Korg Sound On Sound

Compact Multitrack Recorder

Published in SOS September 2010
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Reviews : Stereo Recorder

Korg aim to break the mould with this pocket‑sized stereo recorder, which offers overdubbing with no specified track‑count limitation.

Tom Flint

Korg Sound On Sound

Hardware multitrack recorders are usually defined by how many tracks they handle, their ability to simultaneously record multiple sources, and the level of mixing and editing that can be done onboard. Although Korg's new Sound on Sound [no relation! — Ed] is similar in some respects to such multitrackers, it is free from the restriction of having a limited number of tracks and mixing channels, makes no attempt to match the facilities of a workstation, and records just one (stereo) track at a time.

What it does do, though, is provide a timing grid, and anything recorded is saved relative to the rest of the song's audio tracks, enabling the user to layer idea upon idea (hence the name) ready for mixing in your DAW later. At the same time, a mixed version of all the tracks is saved separately, making it quite possible to complete a mix in the box itself. Mistakes can be rectified using the undo/redo function (which can be set to allow infinite stages of undo), and there are several A/B looping settings, to help performers get things right before committing each part to the mix.

Sound Idea

Unlike most hardware multitrack recorders, the Sound on Sound is designed to be pocket‑sized, and has a built‑in omnidirectional mic and a small speaker for auditioning recorded material. In fact, in these respects, it more closely resembles one of the many hand‑held stereo recording devices that have been flooding onto the market ever since it became possible to store gigabytes of data on tiny cards. Most of these stereo recorders aren't capable of multitrack recording, however, so the Sound On Sound really does seem to be in a class of its own. Impressively, the display is a touchscreen, which means that many settings and levels can be adjusted using nothing more than a finger move.

Guitarists who are interested in laying down ideas are well catered for, as there's an on‑board tuner, as well as plenty of effects, amp and cabinet simulations (provided by REMS, Korg's proprietary modelling technology), plus a rhythm machine for setting up a suitable guide track. It's even possible to increase playback speed (without affecting pitch) to 150 percent and reduce it to just 25 — although overdubbing is only possible over slowed-down, rather than sped‑up, audio, presumably to avoid deterioration of quality when slowing it back down to normal speed.

Unlike some stereo recording devices, the Sound on Sound does not double up as an MP3 player, although technically it's possible to import 16- and 24‑bit WAVs and AIFFs at 44.1, 48, 88.2 and 96kHz.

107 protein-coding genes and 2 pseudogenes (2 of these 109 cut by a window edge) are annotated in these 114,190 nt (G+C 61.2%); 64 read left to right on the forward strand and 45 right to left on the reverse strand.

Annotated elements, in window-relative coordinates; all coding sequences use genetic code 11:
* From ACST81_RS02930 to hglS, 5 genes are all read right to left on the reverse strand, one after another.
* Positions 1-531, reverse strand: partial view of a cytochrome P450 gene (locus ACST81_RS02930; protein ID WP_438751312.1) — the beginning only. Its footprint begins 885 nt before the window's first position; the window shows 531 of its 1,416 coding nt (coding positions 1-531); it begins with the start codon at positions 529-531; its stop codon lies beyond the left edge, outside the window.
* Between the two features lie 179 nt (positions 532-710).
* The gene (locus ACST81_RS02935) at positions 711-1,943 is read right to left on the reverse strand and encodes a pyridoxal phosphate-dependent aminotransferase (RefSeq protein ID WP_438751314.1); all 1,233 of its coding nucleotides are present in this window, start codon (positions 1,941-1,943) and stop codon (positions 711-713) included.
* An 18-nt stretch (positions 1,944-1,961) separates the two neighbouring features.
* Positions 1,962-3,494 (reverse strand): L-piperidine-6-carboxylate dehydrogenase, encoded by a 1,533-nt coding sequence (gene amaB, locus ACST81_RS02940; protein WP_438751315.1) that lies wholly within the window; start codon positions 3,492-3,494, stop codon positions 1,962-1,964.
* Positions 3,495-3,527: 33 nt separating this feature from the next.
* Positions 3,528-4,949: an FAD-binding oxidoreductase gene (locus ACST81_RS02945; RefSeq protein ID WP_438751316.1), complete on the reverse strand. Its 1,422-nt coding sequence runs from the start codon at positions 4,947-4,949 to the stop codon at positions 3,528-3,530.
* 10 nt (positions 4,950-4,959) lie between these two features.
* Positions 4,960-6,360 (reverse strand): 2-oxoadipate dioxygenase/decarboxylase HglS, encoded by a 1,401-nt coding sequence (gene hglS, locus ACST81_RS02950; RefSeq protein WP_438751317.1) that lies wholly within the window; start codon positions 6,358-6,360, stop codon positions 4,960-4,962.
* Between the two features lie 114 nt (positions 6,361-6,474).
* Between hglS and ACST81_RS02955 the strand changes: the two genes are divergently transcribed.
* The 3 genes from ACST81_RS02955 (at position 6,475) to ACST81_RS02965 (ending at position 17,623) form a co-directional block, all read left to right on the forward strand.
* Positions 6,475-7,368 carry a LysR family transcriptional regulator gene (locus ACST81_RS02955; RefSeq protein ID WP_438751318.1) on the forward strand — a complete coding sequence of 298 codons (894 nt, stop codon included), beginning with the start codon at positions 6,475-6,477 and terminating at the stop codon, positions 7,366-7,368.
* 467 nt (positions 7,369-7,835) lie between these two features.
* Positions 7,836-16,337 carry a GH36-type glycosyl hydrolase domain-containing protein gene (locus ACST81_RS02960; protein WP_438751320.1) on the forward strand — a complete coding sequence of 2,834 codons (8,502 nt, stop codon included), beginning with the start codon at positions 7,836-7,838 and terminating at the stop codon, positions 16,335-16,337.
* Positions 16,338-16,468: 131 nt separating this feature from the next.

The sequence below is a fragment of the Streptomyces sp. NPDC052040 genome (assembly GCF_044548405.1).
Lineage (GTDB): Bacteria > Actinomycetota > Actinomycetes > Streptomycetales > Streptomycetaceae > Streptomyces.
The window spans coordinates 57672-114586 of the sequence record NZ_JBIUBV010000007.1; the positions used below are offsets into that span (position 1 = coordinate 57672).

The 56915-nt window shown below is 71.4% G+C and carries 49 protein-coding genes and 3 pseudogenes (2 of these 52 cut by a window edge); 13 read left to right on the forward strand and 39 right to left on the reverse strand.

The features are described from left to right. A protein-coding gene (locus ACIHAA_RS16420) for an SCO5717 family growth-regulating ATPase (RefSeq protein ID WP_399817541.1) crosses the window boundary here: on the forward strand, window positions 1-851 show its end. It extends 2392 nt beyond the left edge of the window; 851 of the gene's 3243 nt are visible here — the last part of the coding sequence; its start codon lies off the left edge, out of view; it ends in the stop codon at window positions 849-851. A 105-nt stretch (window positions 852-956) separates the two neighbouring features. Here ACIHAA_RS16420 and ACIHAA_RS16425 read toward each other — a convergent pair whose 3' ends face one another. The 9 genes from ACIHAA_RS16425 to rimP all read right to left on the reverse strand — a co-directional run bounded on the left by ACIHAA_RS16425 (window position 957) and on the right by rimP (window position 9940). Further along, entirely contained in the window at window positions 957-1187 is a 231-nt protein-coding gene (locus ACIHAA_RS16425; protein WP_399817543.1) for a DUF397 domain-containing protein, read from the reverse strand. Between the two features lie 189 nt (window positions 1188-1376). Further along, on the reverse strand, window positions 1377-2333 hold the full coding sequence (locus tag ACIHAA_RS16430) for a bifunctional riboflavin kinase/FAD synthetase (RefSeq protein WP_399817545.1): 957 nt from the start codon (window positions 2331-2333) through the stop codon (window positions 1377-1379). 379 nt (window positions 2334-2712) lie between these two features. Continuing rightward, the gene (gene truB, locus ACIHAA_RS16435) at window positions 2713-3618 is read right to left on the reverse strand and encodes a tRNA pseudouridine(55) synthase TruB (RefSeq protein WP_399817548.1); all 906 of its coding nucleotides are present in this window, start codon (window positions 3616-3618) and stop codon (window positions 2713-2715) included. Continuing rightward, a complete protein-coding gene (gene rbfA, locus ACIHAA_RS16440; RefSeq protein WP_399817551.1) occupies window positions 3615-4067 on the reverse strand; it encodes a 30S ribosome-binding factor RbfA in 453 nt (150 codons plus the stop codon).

You'll notice that I've said that the Sound on Sound has no 'specified' track‑count limitation. Of course, in practice there will be limitations, simply because the device only has so much memory and storage available, which will fill up at a fairly predictable rate. Recordings are in Broadcast WAV format, saved at 16‑bit, 44.1kHz, which means that each gigabyte of memory allows approximately 100 minutes of recording. This would, for example, enable 16 separate tracks of a six-minute, 15-second song to be saved. Standard micro SD cards of up to 2GB capacity are compatible, as are micro HDSCs of up to 16GB. So if you use a high‑capacity card, the Sound on Sound will certainly feel as though its track count is unlimited, particularly if complete compositions are regularly transferred to your computer's hard drive to free up space.

Ins & Outs

The side panels play host to the various input options, as well as the connector for the optional mains power supply.The side panels play host to the various input options, as well as the connector for the optional mains power supply.

Most pocket‑sized recorders have buttons, inputs and outputs on almost every edge and surface, but the Sound on Sound seems fairly simple in comparison, having its buttons on the top panel, alongside the screen, and what little I/O there is limited to the two sides. The left side is interrupted by a 4.5v DC input (for connecting an optional mains power supply) and the MicroSD/HCSD slot. The marginally busier right flank is home to mic and line inputs, and a headphone output (all of which are presented as separate mini‑jack sockets), plus one quarter‑inch high‑impedance input for electric guitar or bass.

The mic input allows a stereo microphone to be connected, and plug‑in power is available for use with a suitable external condenser. Of all the inputs, this is the only one with a user‑controllable gain setting, offering 'low', 'mid' and 'high' options. (The setting is selected from the input menu.) The other inputs simply rely on the connected device being set appropriately, and adjustment of the level (as opposed to gain) on the screen.

Korg have attempted to keep things simple for the user, so selecting inputs is something the recorder does automatically, by scanning for a connection. For similar reasons, inserting a headphone jack disconnects the on‑board speaker, and there's an automatic input‑gain facility and a limiter, so you can maximise input levels.

To manage all the features and settings, Korg have created eight menu categories, which are displayed at the top of the screen (arranged into two rows of four) and labelled Input, Record, Time, Rhythm, FX, Tuner, Data and Miscellaneous. Navigating from one to another is done by holding down the main menu button and pressing the adjacent up/down and left/right arrow keys that are set around the play button. Within each menu, further options are reached using the arrow keys. Certain options, such as the rhythm and effects menus, can also be reached more directly, by holding down their own dedicated buttons. Many adjustments to parameters, including the tempo of the rhythm machine or the effect level, can be made easily using the touchscreen: a finger sliding across makes incremental changes and touching either side immediately sets the value to zero or maximum.

The on‑board mics, together with the mini‑speaker and a number of status LEDs that relate to the buttons, are hidden behind a distinctive black metal grille, which surrounds the screen and all of the controls.

Usability

Korg Sound On Sound

Having all the buttons and controls in one place and organised as symmetrically as they are does make the Sound on Sound seem very easy to operate. Indeed, this is an aspect of its design which is as simple to use as it looks. In contrast, however, its operating system (OS) is less intuitive — to the extent that it is not really possible to get to grips with all the workings of the Sound on Sound without the help of the manual.